Clark, Andy. 1999. Leadership and Influence: The manager as coach, nanny, and artificial DNA. The biology of business decoding the natural laws of enterprise. editor John Henry Clippinger, 47-66. San Francisco: Jossey-Bass Publishers, p. 49.

Clippinger, John Henry. 1999. The biology of business: Decoding the natural laws of enterprise. San Francisco: Jossey-Bass Publishers, pp. 10-22.

Holland, John H. 1995. Hidden order: How adaptation builds complexity. Helix Book. Reading, Mass: Addison-Wesley.

Manville, Brook. 1999. Complex Adaptive Knowledge Management. The biology of business decoding the natural laws of enterprise. editor John Henry Clippinger, 89-111 San Francisco: Jossey-Bass Publishers, p. 99.

5 thoughts on “The monk within

  1. steve

    If we are CASs, that means we are each composed of a swarm of agents, each of which follows an evolving decision rule in response to what the other agents do. Our behavior as holistic individuals would just be the emergent aggregate result of these micro-level interactions. I’m not sure I’d buy this model completely, at least without some notion of just what these “agents” inside us consist of. Engrams? Multiple personalities?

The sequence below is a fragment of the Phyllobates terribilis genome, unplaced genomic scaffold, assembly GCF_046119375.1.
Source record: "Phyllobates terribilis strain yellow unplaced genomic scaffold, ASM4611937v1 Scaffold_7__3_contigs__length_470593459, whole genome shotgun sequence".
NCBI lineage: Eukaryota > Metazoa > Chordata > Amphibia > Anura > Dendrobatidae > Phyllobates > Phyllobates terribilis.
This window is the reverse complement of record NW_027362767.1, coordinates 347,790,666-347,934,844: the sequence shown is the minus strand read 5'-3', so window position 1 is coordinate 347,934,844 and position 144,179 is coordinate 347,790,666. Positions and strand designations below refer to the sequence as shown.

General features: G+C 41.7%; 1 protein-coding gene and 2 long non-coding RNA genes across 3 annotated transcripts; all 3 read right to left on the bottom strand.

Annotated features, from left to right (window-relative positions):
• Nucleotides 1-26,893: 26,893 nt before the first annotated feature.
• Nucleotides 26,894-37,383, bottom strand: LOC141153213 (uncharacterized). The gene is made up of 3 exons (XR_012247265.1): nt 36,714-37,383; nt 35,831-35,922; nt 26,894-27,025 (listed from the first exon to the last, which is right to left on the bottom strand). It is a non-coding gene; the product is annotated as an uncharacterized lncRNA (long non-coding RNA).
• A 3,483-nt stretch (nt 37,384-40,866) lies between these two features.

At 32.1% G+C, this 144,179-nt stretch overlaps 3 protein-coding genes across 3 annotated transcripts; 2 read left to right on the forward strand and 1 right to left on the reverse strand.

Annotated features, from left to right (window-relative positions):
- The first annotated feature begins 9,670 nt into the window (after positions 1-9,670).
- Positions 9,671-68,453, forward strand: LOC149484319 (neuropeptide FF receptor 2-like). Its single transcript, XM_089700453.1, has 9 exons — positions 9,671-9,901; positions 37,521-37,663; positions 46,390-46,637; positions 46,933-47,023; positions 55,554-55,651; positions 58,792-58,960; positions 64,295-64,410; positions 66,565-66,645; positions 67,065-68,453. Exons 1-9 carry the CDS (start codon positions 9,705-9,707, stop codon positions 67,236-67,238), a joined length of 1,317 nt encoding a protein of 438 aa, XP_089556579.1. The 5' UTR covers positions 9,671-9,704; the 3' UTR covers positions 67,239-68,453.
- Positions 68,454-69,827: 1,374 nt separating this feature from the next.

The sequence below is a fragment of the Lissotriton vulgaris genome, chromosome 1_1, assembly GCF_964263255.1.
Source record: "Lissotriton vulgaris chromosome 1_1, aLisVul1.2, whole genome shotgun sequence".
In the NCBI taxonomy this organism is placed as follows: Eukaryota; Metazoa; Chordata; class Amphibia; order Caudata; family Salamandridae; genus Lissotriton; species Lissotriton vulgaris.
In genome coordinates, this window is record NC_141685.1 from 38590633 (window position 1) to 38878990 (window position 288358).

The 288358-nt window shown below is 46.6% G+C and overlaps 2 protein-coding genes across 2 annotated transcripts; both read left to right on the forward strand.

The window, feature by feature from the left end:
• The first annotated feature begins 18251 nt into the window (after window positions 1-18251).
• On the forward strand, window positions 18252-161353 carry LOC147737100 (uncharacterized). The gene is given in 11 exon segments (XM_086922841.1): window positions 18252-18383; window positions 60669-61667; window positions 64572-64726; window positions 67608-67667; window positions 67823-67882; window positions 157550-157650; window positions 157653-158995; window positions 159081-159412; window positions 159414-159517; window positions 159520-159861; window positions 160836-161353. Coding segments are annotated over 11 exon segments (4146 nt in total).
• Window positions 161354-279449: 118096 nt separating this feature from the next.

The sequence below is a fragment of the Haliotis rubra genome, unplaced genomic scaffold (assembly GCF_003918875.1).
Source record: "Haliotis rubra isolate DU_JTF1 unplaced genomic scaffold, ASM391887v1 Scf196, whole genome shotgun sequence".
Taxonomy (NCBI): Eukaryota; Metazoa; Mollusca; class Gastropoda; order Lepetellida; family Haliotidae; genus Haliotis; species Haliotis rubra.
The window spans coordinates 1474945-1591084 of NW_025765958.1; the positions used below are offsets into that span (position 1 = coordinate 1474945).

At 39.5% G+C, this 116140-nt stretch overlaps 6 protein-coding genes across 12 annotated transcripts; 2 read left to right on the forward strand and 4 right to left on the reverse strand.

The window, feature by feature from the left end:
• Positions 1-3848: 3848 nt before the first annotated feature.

2. patrick

    I want to concentrate on the “adaptive” part of CAS. I think there is something, at least vaguely, evolutionary about the line between mental illness and mental health. How long ago was homosexuality a “mental illness” according the psychiatric community (and their bible, the DSM). Going back a bit, the same would probably apply to a lot of other circumstances of living that we now find perfectly healthy, if a little unusual. Likewise, some conditions which were previously considered healthy, if a little unusual, (excessive aggression, alcoholism) are now most certainly considered illnesses.

    I think this has to do with what makes a mental state considered an illness. I think the most important criterion is if the condition interferes with your ability to function in society. Some conditions, such as vivid and continual hallucinations, perhaps, would inferfere with your ability to function in just about any society, so will be continually viewed as a mental illness (even if the cause of that defect is attributed to non-physical factors, such as “touched by God”). Other conditions, such as mild autism, may be adaptive for some cultures and maladaptive for others. In modern western culture of gross specialication and independence, it is possible for someone with such a condition to channel that in a way that benefits society. In fact, there are many such avenues available. In the early 1900s, however, the market for someone who could perform tasks similar to those of writing very complicated computer code without ever interacting with other people was vanishingly small. So these people were stuck doing pointless repetive tasks, making no contribution to culture or the economics Even in the 1970s and 1980s, that was the case, if to a lesser extent. But today, is such a person truly mentally ill, as defined above? The answer is not so clear.

  3. Grant

    Patrick, thanks for your comment, it forced me to clarify my thinking. See today’s post for a response. Thanks again, Grant